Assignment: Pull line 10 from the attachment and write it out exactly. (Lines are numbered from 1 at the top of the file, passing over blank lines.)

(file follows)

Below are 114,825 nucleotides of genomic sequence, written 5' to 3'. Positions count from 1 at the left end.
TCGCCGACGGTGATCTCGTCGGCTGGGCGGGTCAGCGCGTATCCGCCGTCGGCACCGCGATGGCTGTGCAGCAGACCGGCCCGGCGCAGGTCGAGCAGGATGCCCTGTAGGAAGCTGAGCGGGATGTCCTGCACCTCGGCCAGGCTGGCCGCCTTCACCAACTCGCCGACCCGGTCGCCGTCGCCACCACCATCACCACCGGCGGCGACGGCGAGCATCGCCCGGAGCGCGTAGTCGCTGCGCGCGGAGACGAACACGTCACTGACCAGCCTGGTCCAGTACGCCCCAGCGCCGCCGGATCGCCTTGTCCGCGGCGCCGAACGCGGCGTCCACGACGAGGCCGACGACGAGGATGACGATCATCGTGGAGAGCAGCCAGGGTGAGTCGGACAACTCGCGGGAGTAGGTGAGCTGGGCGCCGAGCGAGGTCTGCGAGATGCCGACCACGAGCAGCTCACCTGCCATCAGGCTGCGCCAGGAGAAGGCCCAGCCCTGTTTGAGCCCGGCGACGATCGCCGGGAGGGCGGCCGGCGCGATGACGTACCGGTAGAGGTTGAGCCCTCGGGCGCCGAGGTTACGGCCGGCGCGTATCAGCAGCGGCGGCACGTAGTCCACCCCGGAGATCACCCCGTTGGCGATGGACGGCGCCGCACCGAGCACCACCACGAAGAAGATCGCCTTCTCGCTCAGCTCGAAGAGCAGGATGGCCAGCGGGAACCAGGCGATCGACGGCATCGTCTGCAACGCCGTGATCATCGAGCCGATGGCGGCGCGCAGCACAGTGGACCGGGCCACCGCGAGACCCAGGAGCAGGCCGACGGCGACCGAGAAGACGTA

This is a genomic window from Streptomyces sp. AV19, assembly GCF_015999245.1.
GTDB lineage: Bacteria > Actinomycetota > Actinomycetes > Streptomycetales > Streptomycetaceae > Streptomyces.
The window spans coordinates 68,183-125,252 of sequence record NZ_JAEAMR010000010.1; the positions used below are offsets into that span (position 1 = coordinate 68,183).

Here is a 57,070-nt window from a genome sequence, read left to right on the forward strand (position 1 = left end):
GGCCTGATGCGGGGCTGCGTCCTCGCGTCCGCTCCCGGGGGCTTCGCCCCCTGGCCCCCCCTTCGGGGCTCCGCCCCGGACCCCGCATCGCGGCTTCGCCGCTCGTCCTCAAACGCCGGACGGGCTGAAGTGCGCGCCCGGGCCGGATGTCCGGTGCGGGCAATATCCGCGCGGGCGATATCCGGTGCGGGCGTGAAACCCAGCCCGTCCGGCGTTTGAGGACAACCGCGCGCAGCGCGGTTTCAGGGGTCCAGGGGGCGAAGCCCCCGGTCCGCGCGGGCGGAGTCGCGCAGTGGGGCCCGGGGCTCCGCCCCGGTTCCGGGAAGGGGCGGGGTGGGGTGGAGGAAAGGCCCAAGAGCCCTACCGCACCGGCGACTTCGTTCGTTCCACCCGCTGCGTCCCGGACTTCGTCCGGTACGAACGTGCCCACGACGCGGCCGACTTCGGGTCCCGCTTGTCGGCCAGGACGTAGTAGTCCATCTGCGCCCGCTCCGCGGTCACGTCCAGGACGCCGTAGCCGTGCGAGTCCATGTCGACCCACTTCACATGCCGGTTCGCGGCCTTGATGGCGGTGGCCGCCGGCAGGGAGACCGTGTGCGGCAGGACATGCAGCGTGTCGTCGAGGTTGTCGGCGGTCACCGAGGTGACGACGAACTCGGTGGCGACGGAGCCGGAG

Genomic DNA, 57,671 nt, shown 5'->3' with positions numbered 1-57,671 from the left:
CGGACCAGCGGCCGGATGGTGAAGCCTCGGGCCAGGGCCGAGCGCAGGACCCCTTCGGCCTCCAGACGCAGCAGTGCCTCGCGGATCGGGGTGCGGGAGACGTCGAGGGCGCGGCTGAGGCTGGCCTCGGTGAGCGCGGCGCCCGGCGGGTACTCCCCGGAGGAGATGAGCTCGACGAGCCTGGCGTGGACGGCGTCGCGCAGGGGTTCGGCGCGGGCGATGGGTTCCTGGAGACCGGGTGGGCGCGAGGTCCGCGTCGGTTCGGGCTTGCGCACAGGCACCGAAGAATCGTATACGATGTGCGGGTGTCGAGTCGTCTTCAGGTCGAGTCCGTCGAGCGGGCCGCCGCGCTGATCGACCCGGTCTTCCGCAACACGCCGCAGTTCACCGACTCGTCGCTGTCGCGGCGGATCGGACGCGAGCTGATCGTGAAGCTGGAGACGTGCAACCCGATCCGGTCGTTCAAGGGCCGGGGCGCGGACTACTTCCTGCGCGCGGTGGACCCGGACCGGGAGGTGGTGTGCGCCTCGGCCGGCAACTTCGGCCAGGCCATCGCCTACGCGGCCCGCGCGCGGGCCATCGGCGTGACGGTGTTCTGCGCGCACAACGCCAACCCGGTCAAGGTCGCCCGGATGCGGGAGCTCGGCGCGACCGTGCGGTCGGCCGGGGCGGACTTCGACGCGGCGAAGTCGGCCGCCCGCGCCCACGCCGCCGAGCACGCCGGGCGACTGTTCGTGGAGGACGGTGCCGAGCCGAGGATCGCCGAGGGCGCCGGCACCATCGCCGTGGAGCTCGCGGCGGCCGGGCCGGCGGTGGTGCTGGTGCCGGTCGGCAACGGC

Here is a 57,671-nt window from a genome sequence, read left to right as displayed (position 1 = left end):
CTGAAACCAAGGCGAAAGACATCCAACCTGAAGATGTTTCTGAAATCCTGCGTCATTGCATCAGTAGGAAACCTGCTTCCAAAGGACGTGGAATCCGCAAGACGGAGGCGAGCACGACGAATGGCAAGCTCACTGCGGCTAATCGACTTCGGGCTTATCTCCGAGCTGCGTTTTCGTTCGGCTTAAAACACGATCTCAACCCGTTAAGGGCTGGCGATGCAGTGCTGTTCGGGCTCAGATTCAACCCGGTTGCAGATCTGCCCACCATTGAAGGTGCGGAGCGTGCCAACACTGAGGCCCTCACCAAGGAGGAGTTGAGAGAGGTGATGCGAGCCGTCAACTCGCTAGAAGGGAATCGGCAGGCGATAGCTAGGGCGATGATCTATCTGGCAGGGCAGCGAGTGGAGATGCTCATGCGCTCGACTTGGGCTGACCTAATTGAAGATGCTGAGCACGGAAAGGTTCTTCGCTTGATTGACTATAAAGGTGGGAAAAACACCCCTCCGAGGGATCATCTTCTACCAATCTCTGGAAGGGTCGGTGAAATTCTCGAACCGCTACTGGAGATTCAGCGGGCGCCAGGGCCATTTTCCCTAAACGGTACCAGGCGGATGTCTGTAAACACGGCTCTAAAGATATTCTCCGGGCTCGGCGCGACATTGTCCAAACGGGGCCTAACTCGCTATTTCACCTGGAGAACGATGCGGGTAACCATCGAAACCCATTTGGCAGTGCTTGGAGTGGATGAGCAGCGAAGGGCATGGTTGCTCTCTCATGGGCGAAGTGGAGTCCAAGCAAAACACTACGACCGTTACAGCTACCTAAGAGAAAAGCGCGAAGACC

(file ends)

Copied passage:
Here is a 57,671-nt window from a genome sequence, read left to right as displayed (position 1 = left end):